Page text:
“Shirley Parker was a respected member of the Walters State family for over 30 years. Her sudden death last summer both saddened and shocked her co-workers and the many students who depended on her. This event is planned as a way to celebrate Shirley’s legacy while educating people about the very different signs and symptoms of heart disease in women. Information learned during this luncheon could actually save someone’s life, and we know that would be the ultimate way to honor Shirley,” said Dr. Wade B. McCamey, president of the college.
Parker loved her family and loved interacting with students, according to co-workers.
“Shirley left us so quickly. With her death happening in June, many students and faculty members did not know. Last semester, we put a photo and flowers in the front of the library and many students just burst into tears when they learned about Shirley’s death,” said Kathy Shupe, also a library assistant. Shupe said the luncheon began to take shape as many people began asking questions about Shirley’s death and heart disease,” Shupe said.
“The symptoms of a heart attack are very different in men than in women. For example, many people I have talked to did not know that back pain could signal a heart attack. With this luncheon, we want to honor Shirley’s legacy and help each other.
“Like so many women, Shirley took care of everybody. She had such a huge heart and was a tremendous person,” Shupe concluded.
Shortly after Parker’s death, her co-workers at the R. Jack Fishman Library chose to honor her through the Walters State Arboretum’s Memorial Tree Program. A Ginkgo was planted in her honor.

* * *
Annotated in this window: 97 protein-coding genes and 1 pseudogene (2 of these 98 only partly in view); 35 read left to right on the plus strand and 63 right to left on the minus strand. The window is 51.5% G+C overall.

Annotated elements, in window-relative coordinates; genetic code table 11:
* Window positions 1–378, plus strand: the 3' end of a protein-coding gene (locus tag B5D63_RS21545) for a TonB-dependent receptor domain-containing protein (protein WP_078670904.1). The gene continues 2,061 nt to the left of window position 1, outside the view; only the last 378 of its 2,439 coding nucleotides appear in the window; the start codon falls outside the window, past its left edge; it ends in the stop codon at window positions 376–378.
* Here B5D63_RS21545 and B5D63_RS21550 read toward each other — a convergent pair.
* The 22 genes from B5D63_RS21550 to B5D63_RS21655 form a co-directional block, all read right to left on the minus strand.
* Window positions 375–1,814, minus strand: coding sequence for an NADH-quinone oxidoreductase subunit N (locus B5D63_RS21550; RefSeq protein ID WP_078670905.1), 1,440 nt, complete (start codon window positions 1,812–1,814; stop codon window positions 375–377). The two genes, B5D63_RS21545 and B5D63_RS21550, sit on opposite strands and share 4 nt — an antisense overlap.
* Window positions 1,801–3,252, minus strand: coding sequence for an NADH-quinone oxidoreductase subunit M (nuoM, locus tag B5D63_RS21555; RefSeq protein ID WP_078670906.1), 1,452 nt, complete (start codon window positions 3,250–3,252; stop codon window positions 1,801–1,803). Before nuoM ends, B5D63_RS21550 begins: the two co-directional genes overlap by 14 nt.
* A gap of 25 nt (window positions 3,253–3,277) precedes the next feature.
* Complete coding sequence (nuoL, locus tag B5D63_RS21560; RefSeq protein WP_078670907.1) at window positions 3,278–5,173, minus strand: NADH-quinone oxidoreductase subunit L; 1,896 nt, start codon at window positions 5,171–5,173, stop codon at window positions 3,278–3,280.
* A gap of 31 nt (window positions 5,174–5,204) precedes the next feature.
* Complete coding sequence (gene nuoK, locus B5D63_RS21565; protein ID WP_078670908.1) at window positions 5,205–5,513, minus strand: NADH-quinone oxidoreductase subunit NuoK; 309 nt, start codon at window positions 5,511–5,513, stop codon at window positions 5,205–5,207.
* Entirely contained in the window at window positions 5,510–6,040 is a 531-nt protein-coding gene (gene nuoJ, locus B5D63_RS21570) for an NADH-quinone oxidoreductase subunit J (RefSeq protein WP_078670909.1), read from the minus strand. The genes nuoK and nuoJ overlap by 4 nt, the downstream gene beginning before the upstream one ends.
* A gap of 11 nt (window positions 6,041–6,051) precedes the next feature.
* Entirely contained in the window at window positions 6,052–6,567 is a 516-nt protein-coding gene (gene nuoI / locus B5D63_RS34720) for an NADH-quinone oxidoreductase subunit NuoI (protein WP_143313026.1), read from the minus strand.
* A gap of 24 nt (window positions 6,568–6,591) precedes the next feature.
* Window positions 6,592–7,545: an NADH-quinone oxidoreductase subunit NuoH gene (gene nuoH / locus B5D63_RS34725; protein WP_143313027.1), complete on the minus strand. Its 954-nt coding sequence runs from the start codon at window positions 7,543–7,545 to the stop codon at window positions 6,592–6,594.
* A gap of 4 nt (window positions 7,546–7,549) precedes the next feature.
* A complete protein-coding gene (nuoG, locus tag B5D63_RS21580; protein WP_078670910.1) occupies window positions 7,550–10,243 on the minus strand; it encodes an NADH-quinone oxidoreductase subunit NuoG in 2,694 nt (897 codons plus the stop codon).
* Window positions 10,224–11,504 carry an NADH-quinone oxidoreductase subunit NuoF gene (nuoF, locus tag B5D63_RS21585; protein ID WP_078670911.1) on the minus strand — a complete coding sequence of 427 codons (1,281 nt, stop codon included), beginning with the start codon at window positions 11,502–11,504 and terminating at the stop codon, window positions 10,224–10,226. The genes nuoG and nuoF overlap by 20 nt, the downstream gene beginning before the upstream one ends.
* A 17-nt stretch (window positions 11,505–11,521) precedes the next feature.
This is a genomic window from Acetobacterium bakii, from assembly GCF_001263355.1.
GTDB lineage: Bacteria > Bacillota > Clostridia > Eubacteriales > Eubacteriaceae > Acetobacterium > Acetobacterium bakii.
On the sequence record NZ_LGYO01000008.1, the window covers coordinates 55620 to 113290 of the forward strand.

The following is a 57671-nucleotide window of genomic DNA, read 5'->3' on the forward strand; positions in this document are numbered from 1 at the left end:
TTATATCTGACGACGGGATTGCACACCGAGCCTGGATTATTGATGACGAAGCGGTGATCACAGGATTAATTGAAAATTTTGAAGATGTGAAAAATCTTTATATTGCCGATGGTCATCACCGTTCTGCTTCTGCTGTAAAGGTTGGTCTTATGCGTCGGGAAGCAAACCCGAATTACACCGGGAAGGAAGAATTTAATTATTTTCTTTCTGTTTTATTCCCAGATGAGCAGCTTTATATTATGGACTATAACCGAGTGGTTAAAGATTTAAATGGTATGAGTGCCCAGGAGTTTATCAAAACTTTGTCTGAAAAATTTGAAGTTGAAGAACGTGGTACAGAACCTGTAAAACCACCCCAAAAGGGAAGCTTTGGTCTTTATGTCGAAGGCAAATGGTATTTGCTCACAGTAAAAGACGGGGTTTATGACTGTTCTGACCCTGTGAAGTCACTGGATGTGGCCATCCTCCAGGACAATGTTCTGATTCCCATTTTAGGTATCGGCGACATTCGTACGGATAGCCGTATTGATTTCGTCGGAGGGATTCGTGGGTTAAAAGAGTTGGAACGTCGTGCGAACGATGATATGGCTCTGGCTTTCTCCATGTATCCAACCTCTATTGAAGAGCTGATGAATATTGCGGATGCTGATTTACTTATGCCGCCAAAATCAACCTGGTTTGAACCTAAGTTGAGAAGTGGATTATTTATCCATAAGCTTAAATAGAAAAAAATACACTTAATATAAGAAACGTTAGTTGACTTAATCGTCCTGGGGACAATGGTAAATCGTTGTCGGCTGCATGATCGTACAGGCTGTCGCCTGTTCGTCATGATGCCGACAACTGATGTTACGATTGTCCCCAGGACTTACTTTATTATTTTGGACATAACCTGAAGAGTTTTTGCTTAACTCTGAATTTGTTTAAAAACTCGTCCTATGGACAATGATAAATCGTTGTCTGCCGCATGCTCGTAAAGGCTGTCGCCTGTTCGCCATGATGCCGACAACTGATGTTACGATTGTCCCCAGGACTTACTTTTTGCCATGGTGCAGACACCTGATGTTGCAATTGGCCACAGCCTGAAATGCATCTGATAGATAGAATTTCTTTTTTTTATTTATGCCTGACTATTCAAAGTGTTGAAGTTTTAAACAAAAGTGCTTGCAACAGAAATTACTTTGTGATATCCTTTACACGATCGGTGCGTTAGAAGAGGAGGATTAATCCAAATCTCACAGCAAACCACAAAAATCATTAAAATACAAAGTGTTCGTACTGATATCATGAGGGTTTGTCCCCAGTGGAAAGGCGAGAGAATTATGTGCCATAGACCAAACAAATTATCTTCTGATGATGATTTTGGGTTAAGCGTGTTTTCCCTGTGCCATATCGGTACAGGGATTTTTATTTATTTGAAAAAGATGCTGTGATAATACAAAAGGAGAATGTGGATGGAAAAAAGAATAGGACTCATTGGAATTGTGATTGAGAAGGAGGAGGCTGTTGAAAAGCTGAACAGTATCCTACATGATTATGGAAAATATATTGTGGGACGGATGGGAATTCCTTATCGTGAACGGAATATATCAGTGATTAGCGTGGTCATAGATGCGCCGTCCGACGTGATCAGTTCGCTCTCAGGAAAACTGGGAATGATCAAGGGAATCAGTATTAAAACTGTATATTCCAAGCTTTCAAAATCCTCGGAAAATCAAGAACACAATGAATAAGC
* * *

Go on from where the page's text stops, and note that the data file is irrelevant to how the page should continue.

“The Ginkgo Tree dates back to the time dinosaurs roamed the Earth,” said Dr. Nicole Cardwell-Hampton. “The tree has fan-shaped leaves that make it very unique. This tree is also known for its resiliency. The tree grows in urban areas where toxic air may kill other plants. It tolerates snow and ice storms, insects and diseases. Ginkgo Trees even lived through the radiation from the atomic bombs dropped in World War II.
“That is why her co-workers chose to remember her with this tree. Shirley was strong and sturdy,” Cardwell-Hampton said.
Pam Johns, director of education at Lakeway Regional Hospital Educational Department, will talk about taking care of your heart. The event will be catered by Megan’s Corner and the menu includes chicken tortilla or vegetable beef soup, a salad bar and beverages.
Tickets are $7 and the registration deadline is Feb. 22. For more information contact Sandra Hodge in community education at (423) 585-2675. Reservations may also be made through e-mail at Sandra.Hodge@ws.edu. The cost of admission covers the price of lunch.